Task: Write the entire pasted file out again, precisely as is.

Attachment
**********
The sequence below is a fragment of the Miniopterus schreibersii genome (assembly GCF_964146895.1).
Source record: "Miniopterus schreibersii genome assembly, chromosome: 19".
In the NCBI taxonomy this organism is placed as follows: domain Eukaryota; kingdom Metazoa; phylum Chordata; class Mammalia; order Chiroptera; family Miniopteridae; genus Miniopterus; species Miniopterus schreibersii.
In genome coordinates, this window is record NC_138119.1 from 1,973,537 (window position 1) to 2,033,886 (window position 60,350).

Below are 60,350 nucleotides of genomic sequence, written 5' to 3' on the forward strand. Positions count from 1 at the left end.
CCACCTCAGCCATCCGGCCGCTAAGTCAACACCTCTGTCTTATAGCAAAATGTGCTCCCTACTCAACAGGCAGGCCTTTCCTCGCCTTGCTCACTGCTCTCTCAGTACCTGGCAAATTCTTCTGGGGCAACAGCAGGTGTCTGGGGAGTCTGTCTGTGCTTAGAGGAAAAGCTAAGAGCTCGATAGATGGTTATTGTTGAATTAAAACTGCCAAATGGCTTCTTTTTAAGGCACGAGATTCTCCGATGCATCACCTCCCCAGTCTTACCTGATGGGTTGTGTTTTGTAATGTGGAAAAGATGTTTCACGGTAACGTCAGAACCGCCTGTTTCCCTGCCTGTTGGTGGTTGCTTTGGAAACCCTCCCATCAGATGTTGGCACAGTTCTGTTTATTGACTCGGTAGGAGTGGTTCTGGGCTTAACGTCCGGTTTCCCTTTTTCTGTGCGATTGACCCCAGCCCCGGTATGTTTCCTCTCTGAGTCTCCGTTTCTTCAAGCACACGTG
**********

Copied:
The sequence below is a fragment of the Miniopterus schreibersii genome (assembly GCF_964146895.1).
Source record: "Miniopterus schreibersii genome assembly, chromosome: 19".
In the NCBI taxonomy this organism is placed as follows: domain Eukaryota; kingdom Metazoa; phylum Chordata; class Mammalia; order Chiroptera; family Miniopteridae; genus Miniopterus; species Miniopterus schreibersii.
In genome coordinates, this window is record NC_138119.1 from 1,973,537 (window position 1) to 2,033,886 (window position 60,350).

Below are 60,350 nucleotides of genomic sequence, written 5' to 3' on the forward strand. Positions count from 1 at the left end.
CCACCTCAGCCATCCGGCCGCTAAGTCAACACCTCTGTCTTATAGCAAAATGTGCTCCCTACTCAACAGGCAGGCCTTTCCTCGCCTTGCTCACTGCTCTCTCAGTACCTGGCAAATTCTTCTGGGGCAACAGCAGGTGTCTGGGGAGTCTGTCTGTGCTTAGAGGAAAAGCTAAGAGCTCGATAGATGGTTATTGTTGAATTAAAACTGCCAAATGGCTTCTTTTTAAGGCACGAGATTCTCCGATGCATCACCTCCCCAGTCTTACCTGATGGGTTGTGTTTTGTAATGTGGAAAAGATGTTTCACGGTAACGTCAGAACCGCCTGTTTCCCTGCCTGTTGGTGGTTGCTTTGGAAACCCTCCCATCAGATGTTGGCACAGTTCTGTTTATTGACTCGGTAGGAGTGGTTCTGGGCTTAACGTCCGGTTTCCCTTTTTCTGTGCGATTGACCCCAGCCCCGGTATGTTTCCTCTCTGAGTCTCCGTTTCTTCAAGCACACGTG